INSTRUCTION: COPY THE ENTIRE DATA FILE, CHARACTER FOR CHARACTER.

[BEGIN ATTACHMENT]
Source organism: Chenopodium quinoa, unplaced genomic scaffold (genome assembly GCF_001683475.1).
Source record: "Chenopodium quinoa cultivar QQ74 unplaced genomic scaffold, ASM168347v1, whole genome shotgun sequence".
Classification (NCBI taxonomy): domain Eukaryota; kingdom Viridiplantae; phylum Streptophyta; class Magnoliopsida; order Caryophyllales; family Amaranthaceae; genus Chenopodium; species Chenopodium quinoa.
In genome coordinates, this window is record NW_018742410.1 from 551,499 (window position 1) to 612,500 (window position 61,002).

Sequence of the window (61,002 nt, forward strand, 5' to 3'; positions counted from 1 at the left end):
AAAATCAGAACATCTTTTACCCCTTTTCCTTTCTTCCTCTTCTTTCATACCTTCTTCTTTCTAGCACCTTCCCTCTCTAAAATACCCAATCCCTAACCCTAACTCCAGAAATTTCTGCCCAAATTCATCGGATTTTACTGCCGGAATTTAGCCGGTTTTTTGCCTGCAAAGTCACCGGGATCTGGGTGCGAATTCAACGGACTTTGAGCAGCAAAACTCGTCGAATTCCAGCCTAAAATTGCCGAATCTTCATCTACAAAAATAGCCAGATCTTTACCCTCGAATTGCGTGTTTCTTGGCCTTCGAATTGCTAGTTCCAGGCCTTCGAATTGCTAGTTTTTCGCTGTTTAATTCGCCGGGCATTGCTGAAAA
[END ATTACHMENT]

Source organism: Chenopodium quinoa, unplaced genomic scaffold (genome assembly GCF_001683475.1).
Source record: "Chenopodium quinoa cultivar QQ74 unplaced genomic scaffold, ASM168347v1, whole genome shotgun sequence".
Classification (NCBI taxonomy): domain Eukaryota; kingdom Viridiplantae; phylum Streptophyta; class Magnoliopsida; order Caryophyllales; family Amaranthaceae; genus Chenopodium; species Chenopodium quinoa.
In genome coordinates, this window is record NW_018742410.1 from 551,499 (window position 1) to 612,500 (window position 61,002).

Sequence of the window (61,002 nt, forward strand, 5' to 3'; positions counted from 1 at the left end):
AAAATCAGAACATCTTTTACCCCTTTTCCTTTCTTCCTCTTCTTTCATACCTTCTTCTTTCTAGCACCTTCCCTCTCTAAAATACCCAATCCCTAACCCTAACTCCAGAAATTTCTGCCCAAATTCATCGGATTTTACTGCCGGAATTTAGCCGGTTTTTTGCCTGCAAAGTCACCGGGATCTGGGTGCGAATTCAACGGACTTTGAGCAGCAAAACTCGTCGAATTCCAGCCTAAAATTGCCGAATCTTCATCTACAAAAATAGCCAGATCTTTACCCTCGAATTGCGTGTTTCTTGGCCTTCGAATTGCTAGTTCCAGGCCTTCGAATTGCTAGTTTTTCGCTGTTTAATTCGCCGGGCATTGCTGAAAA